If there's one thing that's utterly predictable during the course of our war, it's that major journalistic outlets will publish stories that shame our troops or place them at greater risk — but only after very public (and comically insincere) hand-wringing. I wonder . . . if any Afghan soldiers turn their weapons on their American allies as a reprisal, will the Times editors at least send flowers to the families of the fallen? Perhaps a card? "We're sincerely sorry that our journalistic 'ethics' led to the death of your husband/wife/son/daughter, but there was a vital need to cast our war effort in a negative light. After all, the New York Times leads us in Pulitzers at the moment, and nothing says 'Pulitzer' like exposing two-years-old wrongdoing by privates."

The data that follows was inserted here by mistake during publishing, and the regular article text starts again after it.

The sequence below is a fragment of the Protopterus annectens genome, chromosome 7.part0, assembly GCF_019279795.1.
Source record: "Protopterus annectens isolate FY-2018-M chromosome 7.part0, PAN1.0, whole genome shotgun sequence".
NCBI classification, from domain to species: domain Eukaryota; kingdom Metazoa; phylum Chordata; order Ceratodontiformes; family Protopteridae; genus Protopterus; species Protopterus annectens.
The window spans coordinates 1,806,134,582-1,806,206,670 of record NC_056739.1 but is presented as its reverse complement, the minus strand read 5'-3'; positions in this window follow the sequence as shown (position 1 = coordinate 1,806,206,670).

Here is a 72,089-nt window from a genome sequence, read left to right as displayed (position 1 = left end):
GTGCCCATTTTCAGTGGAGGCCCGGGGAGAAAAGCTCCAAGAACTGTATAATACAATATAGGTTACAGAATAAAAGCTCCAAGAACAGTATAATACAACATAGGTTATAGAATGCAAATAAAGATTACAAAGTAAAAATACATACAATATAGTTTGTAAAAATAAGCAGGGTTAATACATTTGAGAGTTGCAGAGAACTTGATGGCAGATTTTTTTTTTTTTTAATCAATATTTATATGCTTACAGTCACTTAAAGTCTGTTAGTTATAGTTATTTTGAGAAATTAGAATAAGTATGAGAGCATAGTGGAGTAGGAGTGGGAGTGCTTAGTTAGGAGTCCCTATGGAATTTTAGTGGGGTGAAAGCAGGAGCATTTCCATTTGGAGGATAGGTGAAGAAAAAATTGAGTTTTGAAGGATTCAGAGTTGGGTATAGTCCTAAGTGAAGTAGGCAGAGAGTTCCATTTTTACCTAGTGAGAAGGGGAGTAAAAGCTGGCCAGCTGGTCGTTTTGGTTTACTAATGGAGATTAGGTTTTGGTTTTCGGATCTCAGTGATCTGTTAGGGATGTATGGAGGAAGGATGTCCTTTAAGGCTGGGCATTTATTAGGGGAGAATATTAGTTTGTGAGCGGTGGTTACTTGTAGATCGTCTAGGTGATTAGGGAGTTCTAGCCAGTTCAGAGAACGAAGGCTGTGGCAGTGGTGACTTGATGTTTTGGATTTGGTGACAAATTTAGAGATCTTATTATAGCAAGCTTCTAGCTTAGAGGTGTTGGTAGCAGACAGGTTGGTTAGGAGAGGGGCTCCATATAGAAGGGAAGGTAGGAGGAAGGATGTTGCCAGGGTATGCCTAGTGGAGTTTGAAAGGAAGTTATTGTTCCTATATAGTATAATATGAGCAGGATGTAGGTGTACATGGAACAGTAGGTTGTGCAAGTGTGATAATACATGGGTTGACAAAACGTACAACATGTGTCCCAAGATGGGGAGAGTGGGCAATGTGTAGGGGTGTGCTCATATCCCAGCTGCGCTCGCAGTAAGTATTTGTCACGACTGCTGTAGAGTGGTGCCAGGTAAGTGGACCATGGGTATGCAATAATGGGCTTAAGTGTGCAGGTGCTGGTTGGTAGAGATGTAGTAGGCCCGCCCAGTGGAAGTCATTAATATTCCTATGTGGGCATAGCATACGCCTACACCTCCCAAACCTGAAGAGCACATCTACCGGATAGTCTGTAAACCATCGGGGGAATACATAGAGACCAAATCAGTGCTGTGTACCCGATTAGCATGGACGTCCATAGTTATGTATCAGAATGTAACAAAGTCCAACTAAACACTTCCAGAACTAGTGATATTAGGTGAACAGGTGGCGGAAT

But if you're one of those courageous and fearless "let's tell the raw truth, and let the chips fall where they may" types, and you're tempted to respect the L.A. Times for its journalistic integrity, let me remind you of a time when the newspaper showed restraint: When it decided — in the midst of a hotly contested presidential campaign — not to publish a videotape of Barack Obama praising former PLO spokesman Rashid Khalidi at a 2003 dinner. After all, that's just a future president discussing one of the world's most hot-button geopolitical issues (with a bonus appearance by applauding domestic terrorists). Move along. Nothing to see there.